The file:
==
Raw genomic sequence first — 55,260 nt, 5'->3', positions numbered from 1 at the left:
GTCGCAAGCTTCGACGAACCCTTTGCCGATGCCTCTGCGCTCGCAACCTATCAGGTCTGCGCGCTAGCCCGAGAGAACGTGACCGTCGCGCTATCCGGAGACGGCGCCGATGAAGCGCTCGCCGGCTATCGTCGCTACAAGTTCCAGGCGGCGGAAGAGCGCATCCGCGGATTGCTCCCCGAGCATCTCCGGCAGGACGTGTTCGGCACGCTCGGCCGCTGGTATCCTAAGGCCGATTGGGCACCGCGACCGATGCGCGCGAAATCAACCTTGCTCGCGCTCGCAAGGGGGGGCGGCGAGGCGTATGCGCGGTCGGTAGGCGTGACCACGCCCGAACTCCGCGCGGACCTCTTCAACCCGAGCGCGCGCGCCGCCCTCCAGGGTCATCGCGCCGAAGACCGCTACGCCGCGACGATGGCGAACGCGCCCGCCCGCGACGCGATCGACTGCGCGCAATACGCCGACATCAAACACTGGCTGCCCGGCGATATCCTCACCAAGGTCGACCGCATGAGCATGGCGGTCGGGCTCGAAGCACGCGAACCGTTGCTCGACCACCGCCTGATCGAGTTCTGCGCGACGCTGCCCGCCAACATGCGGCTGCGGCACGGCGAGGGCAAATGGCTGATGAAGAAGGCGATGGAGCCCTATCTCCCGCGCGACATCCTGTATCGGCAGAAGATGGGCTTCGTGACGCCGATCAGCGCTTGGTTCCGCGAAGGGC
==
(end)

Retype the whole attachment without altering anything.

Raw genomic sequence first — 55,260 nt, 5'->3', positions numbered from 1 at the left:
GTCGCAAGCTTCGACGAACCCTTTGCCGATGCCTCTGCGCTCGCAACCTATCAGGTCTGCGCGCTAGCCCGAGAGAACGTGACCGTCGCGCTATCCGGAGACGGCGCCGATGAAGCGCTCGCCGGCTATCGTCGCTACAAGTTCCAGGCGGCGGAAGAGCGCATCCGCGGATTGCTCCCCGAGCATCTCCGGCAGGACGTGTTCGGCACGCTCGGCCGCTGGTATCCTAAGGCCGATTGGGCACCGCGACCGATGCGCGCGAAATCAACCTTGCTCGCGCTCGCAAGGGGGGGCGGCGAGGCGTATGCGCGGTCGGTAGGCGTGACCACGCCCGAACTCCGCGCGGACCTCTTCAACCCGAGCGCGCGCGCCGCCCTCCAGGGTCATCGCGCCGAAGACCGCTACGCCGCGACGATGGCGAACGCGCCCGCCCGCGACGCGATCGACTGCGCGCAATACGCCGACATCAAACACTGGCTGCCCGGCGATATCCTCACCAAGGTCGACCGCATGAGCATGGCGGTCGGGCTCGAAGCACGCGAACCGTTGCTCGACCACCGCCTGATCGAGTTCTGCGCGACGCTGCCCGCCAACATGCGGCTGCGGCACGGCGAGGGCAAATGGCTGATGAAGAAGGCGATGGAGCCCTATCTCCCGCGCGACATCCTGTATCGGCAGAAGATGGGCTTCGTGACGCCGATCAGCGCTTGGTTCCGCGAAGGGC